Opposition to immigration is concentrated in the older cohorts of most Western Societies. As they die off the younger generation will be more cosmopolitian and more welcoming of immigrants. This means that a large part of the harmful effects of climate change will be mitigated simply because so many people move to North America and Siberia over the next 100 years.
We will lose species, there is no question about that. An effort to capture and catalog them genetically should be done. However, I caution us against putting too much weight on the flora and fauna that we have. The vast majority of species have gone extinct. We are left with a very small set that happen to have thrived in these conditions. It’s not clear that they are somehow fundamentally superior to what will come next, and of course something will come next.
There remains the possibility of geo-engineering. If we really decide that climate change is intolerable there are things we could do to stop it. The very fact that the side effect of energy production is inducing this process tells us how sensitive the climate can be to our interventions. That likewise means that we can introduce other interventions.
Now, we shouldn’t be convinced that we can fine tune the planet. There will always be unintended consequences. However, we should be confident that if things are clearly and obviously much worse for humanity as the world gets hotter we can do something about it. We should not make the perfect the enemy of the good enough.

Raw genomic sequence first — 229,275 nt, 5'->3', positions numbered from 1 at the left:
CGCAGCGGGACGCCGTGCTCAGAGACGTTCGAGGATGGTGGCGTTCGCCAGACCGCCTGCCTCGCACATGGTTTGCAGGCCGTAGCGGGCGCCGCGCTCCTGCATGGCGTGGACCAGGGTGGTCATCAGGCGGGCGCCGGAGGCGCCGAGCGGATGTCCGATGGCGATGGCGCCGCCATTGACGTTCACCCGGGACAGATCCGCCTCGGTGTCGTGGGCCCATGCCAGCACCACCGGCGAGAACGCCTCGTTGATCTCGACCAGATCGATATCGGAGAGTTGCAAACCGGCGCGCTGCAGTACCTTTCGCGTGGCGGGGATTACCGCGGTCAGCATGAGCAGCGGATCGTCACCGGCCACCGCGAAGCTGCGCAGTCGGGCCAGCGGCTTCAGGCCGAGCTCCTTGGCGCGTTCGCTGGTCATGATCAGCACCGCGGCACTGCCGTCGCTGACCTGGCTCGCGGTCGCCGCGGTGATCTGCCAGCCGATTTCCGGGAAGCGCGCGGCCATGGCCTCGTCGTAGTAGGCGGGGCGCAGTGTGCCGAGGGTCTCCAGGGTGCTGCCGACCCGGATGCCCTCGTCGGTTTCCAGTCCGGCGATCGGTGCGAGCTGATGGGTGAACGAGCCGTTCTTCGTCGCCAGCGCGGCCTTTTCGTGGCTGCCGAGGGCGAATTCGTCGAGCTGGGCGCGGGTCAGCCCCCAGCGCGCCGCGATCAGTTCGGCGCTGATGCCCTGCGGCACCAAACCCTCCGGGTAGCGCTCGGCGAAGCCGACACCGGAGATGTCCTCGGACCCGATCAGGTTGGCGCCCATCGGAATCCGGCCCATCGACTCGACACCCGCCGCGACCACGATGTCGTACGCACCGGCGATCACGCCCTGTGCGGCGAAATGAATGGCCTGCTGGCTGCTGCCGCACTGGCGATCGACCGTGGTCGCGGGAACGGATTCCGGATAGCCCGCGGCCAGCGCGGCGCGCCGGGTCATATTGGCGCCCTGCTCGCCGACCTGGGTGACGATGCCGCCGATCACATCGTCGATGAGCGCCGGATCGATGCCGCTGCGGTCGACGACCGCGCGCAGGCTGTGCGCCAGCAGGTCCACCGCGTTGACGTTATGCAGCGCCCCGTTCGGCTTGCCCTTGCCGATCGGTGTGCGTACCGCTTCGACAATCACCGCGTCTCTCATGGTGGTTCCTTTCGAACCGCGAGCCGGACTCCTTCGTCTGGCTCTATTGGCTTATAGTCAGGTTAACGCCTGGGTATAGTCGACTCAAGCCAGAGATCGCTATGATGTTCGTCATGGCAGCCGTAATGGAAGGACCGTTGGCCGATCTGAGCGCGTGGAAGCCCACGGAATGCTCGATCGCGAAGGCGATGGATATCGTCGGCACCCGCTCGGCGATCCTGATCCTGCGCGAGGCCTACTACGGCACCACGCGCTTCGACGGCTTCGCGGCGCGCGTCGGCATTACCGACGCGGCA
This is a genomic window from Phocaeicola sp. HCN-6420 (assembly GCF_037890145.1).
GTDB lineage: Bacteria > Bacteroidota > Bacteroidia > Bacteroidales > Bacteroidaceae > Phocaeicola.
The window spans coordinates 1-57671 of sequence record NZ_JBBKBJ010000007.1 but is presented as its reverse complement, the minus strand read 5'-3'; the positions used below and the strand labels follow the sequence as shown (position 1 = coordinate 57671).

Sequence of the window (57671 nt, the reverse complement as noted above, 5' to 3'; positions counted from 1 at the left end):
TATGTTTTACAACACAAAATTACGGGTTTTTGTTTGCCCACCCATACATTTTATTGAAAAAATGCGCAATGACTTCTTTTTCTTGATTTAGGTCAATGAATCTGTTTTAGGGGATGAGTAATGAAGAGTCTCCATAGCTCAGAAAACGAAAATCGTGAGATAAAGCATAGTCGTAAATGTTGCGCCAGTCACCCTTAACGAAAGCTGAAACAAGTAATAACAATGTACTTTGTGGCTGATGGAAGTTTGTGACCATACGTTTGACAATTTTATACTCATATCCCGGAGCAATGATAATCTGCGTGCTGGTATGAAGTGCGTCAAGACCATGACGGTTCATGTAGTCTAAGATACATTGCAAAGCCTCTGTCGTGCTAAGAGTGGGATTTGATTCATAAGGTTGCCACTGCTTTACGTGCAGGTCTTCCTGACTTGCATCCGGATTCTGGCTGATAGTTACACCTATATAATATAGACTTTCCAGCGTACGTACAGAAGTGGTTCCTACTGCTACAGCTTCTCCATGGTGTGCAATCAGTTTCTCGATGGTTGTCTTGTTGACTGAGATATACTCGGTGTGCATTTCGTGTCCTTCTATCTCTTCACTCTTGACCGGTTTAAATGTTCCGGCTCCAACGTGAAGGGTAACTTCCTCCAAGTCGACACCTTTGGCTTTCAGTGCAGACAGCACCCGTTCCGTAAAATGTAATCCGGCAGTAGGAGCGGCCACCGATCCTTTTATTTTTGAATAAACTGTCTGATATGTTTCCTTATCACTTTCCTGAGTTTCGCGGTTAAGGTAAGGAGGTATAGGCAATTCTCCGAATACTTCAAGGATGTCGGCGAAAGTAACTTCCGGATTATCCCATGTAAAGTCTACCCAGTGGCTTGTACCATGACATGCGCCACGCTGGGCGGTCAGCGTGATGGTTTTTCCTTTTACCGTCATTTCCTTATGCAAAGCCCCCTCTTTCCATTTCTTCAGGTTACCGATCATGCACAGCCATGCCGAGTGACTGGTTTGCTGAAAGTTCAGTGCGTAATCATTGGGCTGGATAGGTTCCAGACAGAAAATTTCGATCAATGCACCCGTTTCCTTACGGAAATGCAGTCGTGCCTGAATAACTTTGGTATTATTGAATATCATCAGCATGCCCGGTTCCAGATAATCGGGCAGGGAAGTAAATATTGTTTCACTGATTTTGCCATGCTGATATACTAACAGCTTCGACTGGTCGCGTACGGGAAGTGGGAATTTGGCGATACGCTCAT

Lastly, and this will persuade few people but it is important, 100 years is a long time in the industrial age. However, it is simply forever in the information age. There is an extremely high chance that the very nature of human society itself will have changed by that time in ways that render this entire issue moot.
It would be tragic if we sacrificed the wellbeing of poor people today for something that became almost meaningless 100 years from now. Yet, that is precisely what we may be doing.
Smith seems to believe that climate change is merely a long-term, distant threat that will turn on at some point. However, drastic ecosystem and weather changes are already happening, degrading the water, food, housing, transportation, and energy systems that underlie civilization around the world. That degradation will accelerate, and if the advice of the Karl Smiths of the world is heeded, humanity will fail to take the steps needed to survive this more dangerous world. The only thing likely to be correct about his prediction is that “the very nature of human society itself will have changed by that time in ways that render this entire issue moot,” since there probably wouldn’t be any human society left.
Maybe I’m being snookered, and Smith’s post is actually Swiftian satire, an immodest proposal of risking global war, the death and suffering of billions, collapse of civilization, and even possible extinction of our species, just to satisfy the short-term greed and wasteful profligacy of the richest few. If that’s the case, then well done.